Hello! Thanks for reading and for the questions!

The coiled cable on the 250 Ohm DT770’s is more or less identical in length to the one on the 7506’s. I think it might also be a touch thicker and heavier, but that’s going on feel. I don’t have an easy way to measure cable weight.

As for volume, yes, you’ll have to crank both 770’s a bit higher to achieve the same volume as the Sony headphones. I don’t listen at super high volumes either. I can achieve a good listening level out of my Galaxy S8 on my 250 Ohm 770’s at about 70 percent volume.

I think both pairs sound decent without an amp, and both are also revealing enough to show the small benefits that a dedicated amp can provide.

Now. The sound differences between 770 versions. They are incredibly minimal.

All of the 770’s are tuned to the same diffuse field compensation curve. The 80 ohm version is slightly more bass-heavy because of the way the interior of the cup is damped. But the 250 ohm and 32 ohm versions sound very similar to each other. This is all by design, so that you can match the impedance you need to different types of equipment across a studio environment and still get the same sound signature.

In fact, here’s a look at some comparison measurements from headphone.com’s handy graphing tool.


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As you can see here, the 32 ohm version measures nigh-identically to its bigger brother. The bass hump is in a slightly different place due to the leatherette pads, so with the velour pads you should get basically the same response. If the velour version is cheaper, go for that one!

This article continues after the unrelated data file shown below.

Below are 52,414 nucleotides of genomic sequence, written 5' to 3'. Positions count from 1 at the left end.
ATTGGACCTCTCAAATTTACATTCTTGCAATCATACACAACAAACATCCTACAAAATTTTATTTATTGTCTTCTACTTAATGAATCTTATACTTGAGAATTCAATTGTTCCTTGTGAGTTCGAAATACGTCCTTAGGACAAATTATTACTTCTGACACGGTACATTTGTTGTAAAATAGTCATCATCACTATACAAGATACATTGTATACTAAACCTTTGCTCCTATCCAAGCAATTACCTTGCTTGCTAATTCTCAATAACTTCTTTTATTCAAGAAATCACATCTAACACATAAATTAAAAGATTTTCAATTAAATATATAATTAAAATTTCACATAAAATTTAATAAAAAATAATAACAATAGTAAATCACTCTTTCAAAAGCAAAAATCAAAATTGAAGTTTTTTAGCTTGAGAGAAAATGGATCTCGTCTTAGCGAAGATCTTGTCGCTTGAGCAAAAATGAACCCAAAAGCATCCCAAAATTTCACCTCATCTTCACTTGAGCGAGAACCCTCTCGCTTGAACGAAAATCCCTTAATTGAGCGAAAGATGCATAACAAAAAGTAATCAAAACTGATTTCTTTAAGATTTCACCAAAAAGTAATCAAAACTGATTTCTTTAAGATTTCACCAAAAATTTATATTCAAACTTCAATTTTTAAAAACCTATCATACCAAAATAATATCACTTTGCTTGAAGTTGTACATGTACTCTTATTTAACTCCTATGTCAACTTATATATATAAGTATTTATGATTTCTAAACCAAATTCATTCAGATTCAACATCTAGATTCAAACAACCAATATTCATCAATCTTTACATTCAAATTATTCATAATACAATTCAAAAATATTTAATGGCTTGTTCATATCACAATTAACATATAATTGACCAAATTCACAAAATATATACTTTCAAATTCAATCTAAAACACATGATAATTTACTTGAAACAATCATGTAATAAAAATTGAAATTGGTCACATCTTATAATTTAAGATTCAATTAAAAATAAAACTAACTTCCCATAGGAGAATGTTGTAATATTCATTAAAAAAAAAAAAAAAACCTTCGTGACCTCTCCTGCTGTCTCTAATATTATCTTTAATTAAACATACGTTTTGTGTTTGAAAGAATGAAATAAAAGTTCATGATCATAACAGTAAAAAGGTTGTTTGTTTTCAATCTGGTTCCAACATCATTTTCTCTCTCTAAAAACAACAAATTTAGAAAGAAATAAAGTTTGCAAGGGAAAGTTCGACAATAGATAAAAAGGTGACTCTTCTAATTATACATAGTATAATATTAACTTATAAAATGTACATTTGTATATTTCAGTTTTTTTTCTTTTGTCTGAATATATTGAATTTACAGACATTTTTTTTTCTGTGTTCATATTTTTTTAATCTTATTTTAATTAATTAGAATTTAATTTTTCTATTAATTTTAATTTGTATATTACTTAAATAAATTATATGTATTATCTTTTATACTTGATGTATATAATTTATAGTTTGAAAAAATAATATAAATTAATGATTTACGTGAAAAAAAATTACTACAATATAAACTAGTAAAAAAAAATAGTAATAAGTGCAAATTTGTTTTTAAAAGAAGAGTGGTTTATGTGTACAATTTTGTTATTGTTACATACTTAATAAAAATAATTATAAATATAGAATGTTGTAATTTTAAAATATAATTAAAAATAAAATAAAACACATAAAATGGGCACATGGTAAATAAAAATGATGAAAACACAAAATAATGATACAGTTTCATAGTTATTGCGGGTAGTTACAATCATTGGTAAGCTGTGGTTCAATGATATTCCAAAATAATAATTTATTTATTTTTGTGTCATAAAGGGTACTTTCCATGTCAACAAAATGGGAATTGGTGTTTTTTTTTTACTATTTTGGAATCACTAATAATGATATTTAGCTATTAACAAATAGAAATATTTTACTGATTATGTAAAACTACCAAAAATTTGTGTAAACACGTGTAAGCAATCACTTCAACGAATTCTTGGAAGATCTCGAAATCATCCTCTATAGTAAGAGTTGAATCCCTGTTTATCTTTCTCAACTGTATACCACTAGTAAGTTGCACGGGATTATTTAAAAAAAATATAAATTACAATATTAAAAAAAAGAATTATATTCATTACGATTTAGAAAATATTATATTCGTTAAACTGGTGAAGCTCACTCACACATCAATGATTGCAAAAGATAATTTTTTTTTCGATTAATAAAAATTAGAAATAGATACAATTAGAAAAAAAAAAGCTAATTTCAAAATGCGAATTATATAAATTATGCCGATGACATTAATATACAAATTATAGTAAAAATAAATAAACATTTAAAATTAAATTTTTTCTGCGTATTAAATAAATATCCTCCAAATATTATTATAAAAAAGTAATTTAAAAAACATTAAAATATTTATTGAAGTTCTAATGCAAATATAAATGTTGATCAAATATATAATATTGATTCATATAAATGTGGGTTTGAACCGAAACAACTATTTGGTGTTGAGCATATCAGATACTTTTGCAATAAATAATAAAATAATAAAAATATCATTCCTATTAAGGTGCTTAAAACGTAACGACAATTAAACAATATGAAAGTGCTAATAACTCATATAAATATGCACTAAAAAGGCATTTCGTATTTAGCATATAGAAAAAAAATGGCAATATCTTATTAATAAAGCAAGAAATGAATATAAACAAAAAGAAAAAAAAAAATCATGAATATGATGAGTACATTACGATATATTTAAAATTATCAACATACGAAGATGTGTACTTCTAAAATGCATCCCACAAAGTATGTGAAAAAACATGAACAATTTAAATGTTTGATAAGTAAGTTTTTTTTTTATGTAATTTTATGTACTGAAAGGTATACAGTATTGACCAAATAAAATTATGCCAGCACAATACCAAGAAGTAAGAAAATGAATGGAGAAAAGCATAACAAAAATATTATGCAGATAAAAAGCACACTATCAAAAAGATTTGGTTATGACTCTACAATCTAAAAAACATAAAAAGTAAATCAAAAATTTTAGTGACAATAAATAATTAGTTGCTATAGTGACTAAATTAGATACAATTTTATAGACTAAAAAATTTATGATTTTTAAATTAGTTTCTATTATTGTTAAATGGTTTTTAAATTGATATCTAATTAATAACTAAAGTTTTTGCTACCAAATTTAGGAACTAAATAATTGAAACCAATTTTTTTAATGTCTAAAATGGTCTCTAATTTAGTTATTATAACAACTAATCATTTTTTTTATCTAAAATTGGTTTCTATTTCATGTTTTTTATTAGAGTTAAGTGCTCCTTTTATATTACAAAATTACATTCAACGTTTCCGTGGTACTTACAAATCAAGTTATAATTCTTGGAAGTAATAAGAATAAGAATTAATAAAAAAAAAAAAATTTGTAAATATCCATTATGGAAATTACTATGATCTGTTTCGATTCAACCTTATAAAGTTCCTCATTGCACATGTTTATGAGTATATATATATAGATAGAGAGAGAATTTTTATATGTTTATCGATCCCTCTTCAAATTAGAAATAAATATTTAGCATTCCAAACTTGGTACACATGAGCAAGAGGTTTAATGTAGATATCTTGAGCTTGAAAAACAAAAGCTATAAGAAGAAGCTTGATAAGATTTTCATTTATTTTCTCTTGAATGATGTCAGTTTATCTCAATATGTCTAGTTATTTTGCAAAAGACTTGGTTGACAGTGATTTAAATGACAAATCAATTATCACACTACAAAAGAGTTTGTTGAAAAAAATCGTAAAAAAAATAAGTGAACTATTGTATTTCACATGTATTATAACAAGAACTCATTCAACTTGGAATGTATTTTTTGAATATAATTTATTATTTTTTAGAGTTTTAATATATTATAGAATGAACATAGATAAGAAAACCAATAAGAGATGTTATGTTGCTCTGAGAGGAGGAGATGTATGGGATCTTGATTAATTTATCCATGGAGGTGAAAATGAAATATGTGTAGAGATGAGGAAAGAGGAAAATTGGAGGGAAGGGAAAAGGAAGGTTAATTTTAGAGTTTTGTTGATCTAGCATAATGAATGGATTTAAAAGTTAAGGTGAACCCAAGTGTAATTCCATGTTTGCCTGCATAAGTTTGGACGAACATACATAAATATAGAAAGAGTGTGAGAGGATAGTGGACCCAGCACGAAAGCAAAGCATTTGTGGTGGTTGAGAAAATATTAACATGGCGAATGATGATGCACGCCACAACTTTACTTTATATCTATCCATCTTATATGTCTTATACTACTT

The upgrade question is tougher. Both the 7506 and DT770 are very good headphones. It’s more like it’ll be different. I prefer the 770’s sound by a little bit, but you might not. Let’s look at another graph.


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The DT770 has a much stronger/more correct sub bass response, and a bit more air in the treble. The 7506 sounds like it has pretty impressive bass when you listen to it, but a lot of that energy is actually coming from the midbass region.

Looking at headphones on paper is one thing, and listening to them is another. They both have different characters, but until you hear it for yourself, it’ll be hard to tell which one you prefer. The graphs are useful because they at least show you’re going to be in the same overall ballpark.

I hope that helps you out or at least points you in the right direction! Thanks again for stopping by!

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I do radio voice work by day, and write by day and night. I studied film and production. I love audio, design, and music. Also video games.

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